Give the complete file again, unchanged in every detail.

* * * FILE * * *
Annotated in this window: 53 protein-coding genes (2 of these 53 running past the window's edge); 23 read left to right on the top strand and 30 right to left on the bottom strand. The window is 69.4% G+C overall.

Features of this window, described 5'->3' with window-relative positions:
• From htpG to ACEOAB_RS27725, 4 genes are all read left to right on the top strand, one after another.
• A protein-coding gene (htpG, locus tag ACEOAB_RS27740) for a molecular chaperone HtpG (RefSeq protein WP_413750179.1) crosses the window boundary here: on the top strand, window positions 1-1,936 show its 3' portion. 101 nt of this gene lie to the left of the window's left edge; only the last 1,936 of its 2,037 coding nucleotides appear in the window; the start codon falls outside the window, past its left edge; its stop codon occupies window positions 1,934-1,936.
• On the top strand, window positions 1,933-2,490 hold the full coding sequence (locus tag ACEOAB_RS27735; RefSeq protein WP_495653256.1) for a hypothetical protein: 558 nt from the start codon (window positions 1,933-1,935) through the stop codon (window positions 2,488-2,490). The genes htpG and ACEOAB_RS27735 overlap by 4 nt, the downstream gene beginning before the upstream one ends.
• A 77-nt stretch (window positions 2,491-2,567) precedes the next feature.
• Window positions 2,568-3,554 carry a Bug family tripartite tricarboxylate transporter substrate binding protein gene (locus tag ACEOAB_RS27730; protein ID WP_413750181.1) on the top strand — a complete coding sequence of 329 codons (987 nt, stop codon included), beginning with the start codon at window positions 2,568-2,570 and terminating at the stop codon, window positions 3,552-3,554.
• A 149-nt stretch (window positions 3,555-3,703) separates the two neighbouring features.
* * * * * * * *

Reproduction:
Annotated in this window: 53 protein-coding genes (2 of these 53 running past the window's edge); 23 read left to right on the top strand and 30 right to left on the bottom strand. The window is 69.4% G+C overall.

Features of this window, described 5'->3' with window-relative positions:
• From htpG to ACEOAB_RS27725, 4 genes are all read left to right on the top strand, one after another.
• A protein-coding gene (htpG, locus tag ACEOAB_RS27740) for a molecular chaperone HtpG (RefSeq protein WP_413750179.1) crosses the window boundary here: on the top strand, window positions 1-1,936 show its 3' portion. 101 nt of this gene lie to the left of the window's left edge; only the last 1,936 of its 2,037 coding nucleotides appear in the window; the start codon falls outside the window, past its left edge; its stop codon occupies window positions 1,934-1,936.
• On the top strand, window positions 1,933-2,490 hold the full coding sequence (locus tag ACEOAB_RS27735; RefSeq protein WP_495653256.1) for a hypothetical protein: 558 nt from the start codon (window positions 1,933-1,935) through the stop codon (window positions 2,488-2,490). The genes htpG and ACEOAB_RS27735 overlap by 4 nt, the downstream gene beginning before the upstream one ends.
• A 77-nt stretch (window positions 2,491-2,567) precedes the next feature.
• Window positions 2,568-3,554 carry a Bug family tripartite tricarboxylate transporter substrate binding protein gene (locus tag ACEOAB_RS27730; protein ID WP_413750181.1) on the top strand — a complete coding sequence of 329 codons (987 nt, stop codon included), beginning with the start codon at window positions 2,568-2,570 and terminating at the stop codon, window positions 3,552-3,554.
• A 149-nt stretch (window positions 3,555-3,703) separates the two neighbouring features.